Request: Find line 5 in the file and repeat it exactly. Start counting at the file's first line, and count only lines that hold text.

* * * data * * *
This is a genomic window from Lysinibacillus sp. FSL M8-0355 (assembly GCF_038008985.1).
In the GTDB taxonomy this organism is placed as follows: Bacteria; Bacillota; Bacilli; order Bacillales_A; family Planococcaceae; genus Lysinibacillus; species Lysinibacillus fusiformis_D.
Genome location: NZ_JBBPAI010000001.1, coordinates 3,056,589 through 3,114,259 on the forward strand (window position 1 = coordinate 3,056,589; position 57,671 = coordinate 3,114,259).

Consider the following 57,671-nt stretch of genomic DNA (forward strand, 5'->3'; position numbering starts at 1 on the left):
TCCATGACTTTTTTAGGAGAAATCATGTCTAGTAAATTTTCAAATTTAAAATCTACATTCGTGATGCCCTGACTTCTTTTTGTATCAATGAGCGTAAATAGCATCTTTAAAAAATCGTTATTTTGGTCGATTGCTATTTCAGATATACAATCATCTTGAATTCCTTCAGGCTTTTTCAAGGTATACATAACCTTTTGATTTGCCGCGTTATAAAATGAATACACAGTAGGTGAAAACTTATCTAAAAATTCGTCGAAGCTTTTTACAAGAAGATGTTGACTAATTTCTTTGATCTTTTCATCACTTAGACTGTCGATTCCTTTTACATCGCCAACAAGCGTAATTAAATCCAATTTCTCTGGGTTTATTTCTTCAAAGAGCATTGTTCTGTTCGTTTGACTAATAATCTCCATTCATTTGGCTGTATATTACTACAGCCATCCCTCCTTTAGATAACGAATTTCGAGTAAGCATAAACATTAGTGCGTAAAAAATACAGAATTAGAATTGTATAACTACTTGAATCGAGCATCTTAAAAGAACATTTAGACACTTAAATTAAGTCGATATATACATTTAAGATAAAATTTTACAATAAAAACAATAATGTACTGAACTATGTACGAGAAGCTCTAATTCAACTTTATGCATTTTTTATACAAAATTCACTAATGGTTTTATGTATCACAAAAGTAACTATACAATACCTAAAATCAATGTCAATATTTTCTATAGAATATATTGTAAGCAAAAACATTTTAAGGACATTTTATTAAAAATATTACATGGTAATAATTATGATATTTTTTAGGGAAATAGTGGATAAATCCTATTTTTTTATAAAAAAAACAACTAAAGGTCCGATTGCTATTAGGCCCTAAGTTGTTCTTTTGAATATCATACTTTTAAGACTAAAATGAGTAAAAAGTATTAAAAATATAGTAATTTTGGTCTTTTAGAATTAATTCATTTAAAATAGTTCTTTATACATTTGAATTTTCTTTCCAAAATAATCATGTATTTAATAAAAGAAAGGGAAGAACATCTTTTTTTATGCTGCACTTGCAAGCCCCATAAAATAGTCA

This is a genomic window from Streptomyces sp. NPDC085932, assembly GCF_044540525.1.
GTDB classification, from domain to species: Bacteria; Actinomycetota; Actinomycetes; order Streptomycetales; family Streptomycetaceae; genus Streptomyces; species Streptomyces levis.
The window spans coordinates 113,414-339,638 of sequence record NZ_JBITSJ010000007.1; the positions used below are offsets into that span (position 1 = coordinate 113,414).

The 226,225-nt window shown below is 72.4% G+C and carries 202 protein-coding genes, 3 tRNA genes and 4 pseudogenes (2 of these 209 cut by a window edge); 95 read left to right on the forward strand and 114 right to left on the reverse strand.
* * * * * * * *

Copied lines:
TCCATGACTTTTTTAGGAGAAATCATGTCTAGTAAATTTTCAAATTTAAAATCTACATTCGTGATGCCCTGACTTCTTTTTGTATCAATGAGCGTAAATAGCATCTTTAAAAAATCGTTATTTTGGTCGATTGCTATTTCAGATATACAATCATCTTGAATTCCTTCAGGCTTTTTCAAGGTATACATAACCTTTTGATTTGCCGCGTTATAAAATGAATACACAGTAGGTGAAAACTTATCTAAAAATTCGTCGAAGCTTTTTACAAGAAGATGTTGACTAATTTCTTTGATCTTTTCATCACTTAGACTGTCGATTCCTTTTACATCGCCAACAAGCGTAATTAAATCCAATTTCTCTGGGTTTATTTCTTCAAAGAGCATTGTTCTGTTCGTTTGACTAATAATCTCCATTCATTTGGCTGTATATTACTACAGCCATCCCTCCTTTAGATAACGAATTTCGAGTAAGCATAAACATTAGTGCGTAAAAAATACAGAATTAGAATTGTATAACTACTTGAATCGAGCATCTTAAAAGAACATTTAGACACTTAAATTAAGTCGATATATACATTTAAGATAAAATTTTACAATAAAAACAATAATGTACTGAACTATGTACGAGAAGCTCTAATTCAACTTTATGCATTTTTTATACAAAATTCACTAATGGTTTTATGTATCACAAAAGTAACTATACAATACCTAAAATCAATGTCAATATTTTCTATAGAATATATTGTAAGCAAAAACATTTTAAGGACATTTTATTAAAAATATTACATGGTAATAATTATGATATTTTTTAGGGAAATAGTGGATAAATCCTATTTTTTTATAAAAAAAACAACTAAAGGTCCGATTGCTATTAGGCCCTAAGTTGTTCTTTTGAATATCATACTTTTAAGACTAAAATGAGTAAAAAGTATTAAAAATATAGTAATTTTGGTCTTTTAGAATTAATTCATTTAAAATAGTTCTTTATACATTTGAATTTTCTTTCCAAAATAATCATGTATTTAATAAAAGAAAGGGAAGAACATCTTTTTTTATGCTGCACTTGCAAGCCCCATAAAATAGTCA